Mojo’s Jenny Bulley on Karen Gwyer’s Rembo
I first heard about Karen Gwyer in MOJO’s Underground column. Always beautifully written, Underground is nonetheless a place densely populated by solemn-looking avant-garde composers and the sort of electronic music more likely to make sync deals with the architects of the apocalypse than get anyone on the dancefloor. In that company, Karen Gwyer stood out. Then – mildly diverting fact – when her press shots arrived, she looked less like Arthur Russell, whose spiritual disco her music has been favourably compared with, and more like a young Patricia Routledge.
Karen Gwyer is an American living in London, where the same electronic scene that sheltered Thom Yorke from mainstream popularity provided a natural home for her early experiments in sound. Eventually, as Gwyer puts it, she tired of being “treated like a warm-up act for DJs” and set out to “challenge a certain way of thinking”. To wit, Rembo, her third album, foregoes much of the furrowed-brow seriousness of the male-dominated Dalston electronic scene for the joyful, emotional intensity of the Detroit techno she grew up listening to in Michigan.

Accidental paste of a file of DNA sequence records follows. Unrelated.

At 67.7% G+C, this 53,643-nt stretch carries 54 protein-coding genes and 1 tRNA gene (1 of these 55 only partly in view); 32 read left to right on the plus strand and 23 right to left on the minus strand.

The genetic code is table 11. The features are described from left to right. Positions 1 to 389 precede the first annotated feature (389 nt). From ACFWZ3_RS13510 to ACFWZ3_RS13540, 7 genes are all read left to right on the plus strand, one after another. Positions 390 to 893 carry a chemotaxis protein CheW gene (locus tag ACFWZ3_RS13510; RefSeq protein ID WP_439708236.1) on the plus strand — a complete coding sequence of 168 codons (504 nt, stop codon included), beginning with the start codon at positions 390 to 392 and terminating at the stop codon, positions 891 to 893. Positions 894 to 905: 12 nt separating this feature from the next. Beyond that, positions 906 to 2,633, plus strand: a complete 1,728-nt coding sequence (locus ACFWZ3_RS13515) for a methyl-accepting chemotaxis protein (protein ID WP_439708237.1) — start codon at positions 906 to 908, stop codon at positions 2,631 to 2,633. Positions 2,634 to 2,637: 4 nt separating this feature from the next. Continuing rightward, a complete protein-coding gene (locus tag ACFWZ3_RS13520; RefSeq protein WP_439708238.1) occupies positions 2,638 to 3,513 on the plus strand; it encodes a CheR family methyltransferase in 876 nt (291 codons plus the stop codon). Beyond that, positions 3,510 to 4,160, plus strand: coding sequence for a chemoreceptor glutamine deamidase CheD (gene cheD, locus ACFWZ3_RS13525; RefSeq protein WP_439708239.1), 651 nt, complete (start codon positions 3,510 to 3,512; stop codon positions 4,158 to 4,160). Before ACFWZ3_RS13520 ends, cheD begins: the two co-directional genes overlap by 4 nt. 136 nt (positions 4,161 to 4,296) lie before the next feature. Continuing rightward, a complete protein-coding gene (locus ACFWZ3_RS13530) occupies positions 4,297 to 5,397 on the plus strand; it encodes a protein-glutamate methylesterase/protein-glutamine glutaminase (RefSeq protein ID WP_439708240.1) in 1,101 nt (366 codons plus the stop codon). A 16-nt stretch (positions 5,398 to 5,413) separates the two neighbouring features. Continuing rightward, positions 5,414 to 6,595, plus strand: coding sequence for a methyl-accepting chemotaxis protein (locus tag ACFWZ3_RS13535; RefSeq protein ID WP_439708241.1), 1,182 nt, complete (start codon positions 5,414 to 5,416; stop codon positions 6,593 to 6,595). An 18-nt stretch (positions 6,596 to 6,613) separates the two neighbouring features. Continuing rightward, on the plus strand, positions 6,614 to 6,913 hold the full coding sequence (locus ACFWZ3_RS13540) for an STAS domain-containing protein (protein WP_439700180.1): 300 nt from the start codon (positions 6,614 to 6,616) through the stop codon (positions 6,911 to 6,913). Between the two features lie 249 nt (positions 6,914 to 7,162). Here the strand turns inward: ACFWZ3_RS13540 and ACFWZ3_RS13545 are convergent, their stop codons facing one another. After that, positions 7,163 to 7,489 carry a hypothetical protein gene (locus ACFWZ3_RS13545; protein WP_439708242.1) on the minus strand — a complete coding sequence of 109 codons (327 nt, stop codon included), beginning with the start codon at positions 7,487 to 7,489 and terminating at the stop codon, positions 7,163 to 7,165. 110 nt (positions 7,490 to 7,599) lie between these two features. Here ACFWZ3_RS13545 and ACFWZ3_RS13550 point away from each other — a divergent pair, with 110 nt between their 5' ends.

Those looking for simple bangers can keep moving: Rembo is a far odder, more cerebral thing than that. Designed for double vinyl, its eight tracks come in pairs, each titled as a question with its answer. Side A begins with seven minutes of spiralling tension called Why Is There A Long Line In Front Of The Factory; answered with simple, repetitive glee by The Workers Are On Strike, where Linn drum hand-claps and synthetic strings will make an old raver’s heart sing.
My favourite, though, is side D and the glassy chime of Did You Hear The Owls Last Night. Its dreamily gothic response, Yes, But I Didn’t Know They Were Owls, demonstrates a true master at work.
Jenny Bulley (@mojomagazine)
Reviews Editor, MOJO